How to Copy Conditional Formatting But Change Reference Cell in Excel

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Conditional Formatting is a very popular feature in Excel that lets you format your dataset when applied criteria are met. But it may become a tiresome job if you need to apply the same conditional formatting again and again to different ranges. That’s when you need to copy the formatting from one range to another. This often leads to unexpected errors as the cell references may not change when copying the formatting. This article highlights 3 methods to copy conditional formatting and also change the reference cell.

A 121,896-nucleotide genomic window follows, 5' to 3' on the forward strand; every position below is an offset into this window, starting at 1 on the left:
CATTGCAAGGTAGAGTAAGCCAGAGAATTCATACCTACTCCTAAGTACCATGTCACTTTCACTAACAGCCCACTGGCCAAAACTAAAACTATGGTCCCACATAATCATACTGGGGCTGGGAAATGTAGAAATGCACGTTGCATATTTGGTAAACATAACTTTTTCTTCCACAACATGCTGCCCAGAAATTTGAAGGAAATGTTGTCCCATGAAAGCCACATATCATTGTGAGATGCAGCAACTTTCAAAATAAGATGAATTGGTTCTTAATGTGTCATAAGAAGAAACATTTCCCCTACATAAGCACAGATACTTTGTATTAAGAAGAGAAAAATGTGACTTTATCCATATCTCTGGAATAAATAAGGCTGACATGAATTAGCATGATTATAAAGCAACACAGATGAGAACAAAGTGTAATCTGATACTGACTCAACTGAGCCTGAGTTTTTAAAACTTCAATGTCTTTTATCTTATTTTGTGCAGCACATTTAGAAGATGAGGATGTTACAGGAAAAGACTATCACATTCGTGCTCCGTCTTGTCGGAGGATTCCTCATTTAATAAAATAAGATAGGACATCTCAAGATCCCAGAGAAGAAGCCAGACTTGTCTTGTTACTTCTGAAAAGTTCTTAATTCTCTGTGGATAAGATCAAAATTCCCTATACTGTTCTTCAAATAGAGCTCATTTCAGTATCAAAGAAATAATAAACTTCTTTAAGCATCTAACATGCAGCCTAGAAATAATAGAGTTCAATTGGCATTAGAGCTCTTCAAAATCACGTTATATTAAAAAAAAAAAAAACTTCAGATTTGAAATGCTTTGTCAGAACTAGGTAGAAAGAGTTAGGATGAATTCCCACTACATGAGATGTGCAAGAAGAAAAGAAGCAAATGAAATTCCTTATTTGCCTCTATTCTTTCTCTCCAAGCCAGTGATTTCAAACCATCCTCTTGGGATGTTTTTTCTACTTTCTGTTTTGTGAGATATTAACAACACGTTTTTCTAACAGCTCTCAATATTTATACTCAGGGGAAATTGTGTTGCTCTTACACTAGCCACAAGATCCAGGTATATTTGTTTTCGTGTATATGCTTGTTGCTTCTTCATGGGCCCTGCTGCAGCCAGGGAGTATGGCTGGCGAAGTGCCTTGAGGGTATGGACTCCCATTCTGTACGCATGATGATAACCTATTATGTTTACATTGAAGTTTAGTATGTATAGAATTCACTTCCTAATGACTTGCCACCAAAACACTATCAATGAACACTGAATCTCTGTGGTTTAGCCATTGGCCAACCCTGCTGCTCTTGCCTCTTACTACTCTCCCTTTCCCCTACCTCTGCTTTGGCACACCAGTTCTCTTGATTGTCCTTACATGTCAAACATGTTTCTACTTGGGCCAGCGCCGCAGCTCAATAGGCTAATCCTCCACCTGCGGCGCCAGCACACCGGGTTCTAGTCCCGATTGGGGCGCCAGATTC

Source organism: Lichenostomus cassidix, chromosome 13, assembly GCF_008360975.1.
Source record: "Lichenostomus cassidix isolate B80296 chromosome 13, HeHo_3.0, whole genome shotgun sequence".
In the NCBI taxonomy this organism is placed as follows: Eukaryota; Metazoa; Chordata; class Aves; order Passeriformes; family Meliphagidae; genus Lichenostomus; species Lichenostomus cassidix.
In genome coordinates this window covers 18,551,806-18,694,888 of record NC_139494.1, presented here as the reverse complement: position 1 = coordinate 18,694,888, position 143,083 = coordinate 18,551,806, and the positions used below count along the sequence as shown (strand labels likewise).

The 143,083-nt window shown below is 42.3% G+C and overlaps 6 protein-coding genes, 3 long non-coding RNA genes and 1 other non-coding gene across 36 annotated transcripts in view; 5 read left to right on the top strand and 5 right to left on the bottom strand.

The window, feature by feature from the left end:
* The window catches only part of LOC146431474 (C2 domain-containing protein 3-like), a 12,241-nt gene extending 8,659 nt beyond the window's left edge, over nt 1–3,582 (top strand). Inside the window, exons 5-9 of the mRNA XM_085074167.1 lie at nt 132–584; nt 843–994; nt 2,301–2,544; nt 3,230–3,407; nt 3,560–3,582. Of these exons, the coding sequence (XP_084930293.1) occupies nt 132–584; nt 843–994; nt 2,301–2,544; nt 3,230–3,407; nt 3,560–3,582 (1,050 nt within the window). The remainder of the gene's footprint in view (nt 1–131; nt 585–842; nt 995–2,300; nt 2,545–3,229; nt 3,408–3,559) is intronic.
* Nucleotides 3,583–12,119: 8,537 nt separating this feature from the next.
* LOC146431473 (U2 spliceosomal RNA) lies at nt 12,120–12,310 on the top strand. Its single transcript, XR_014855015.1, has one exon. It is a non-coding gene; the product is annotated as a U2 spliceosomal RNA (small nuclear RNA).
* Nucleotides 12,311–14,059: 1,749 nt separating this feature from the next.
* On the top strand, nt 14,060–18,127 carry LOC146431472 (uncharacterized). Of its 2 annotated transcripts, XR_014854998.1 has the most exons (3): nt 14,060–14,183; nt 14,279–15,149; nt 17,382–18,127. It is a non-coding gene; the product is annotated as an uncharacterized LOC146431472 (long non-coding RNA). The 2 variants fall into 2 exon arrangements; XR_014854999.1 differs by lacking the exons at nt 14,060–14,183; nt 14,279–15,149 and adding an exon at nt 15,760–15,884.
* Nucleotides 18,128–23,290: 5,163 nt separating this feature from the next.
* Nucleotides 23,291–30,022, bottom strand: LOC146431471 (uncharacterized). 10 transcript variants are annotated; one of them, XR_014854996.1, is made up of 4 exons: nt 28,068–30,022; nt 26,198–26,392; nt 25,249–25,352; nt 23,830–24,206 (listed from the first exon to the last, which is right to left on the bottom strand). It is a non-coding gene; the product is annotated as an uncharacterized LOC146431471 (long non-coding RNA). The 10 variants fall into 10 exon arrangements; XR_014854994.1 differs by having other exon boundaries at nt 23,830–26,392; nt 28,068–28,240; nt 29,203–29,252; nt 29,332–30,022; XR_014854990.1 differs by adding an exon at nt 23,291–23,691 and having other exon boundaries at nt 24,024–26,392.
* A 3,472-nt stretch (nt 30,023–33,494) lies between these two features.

Copy Conditional Formatting But Change Reference Cell in Excel: 3 Ways

We will use the following dataset to highlight the methods to copy conditional formatting with changing cell references. Here, conditional formatting is applied to the Jan column for sales greater than $20,000. The conditional formatting rule is =C5:C10>20000. Our goal is to copy the conditional formatting to the Feb column so that the formula also changes to =D5:D10>20000. So let’s start!

dataset to copy conditional formatting but change reference cell


1. Copy Conditional Formatting Using Format Painter

The easiest way to copy conditional formatting and change the cell reference is to use the Format Painter tool in Excel. Follow the steps below to be able to do that.

  • First, copy any cell in the range where the conditional formatting is applied. You can also copy the entire range (C5:C10)

copy range where conditional formatting is applied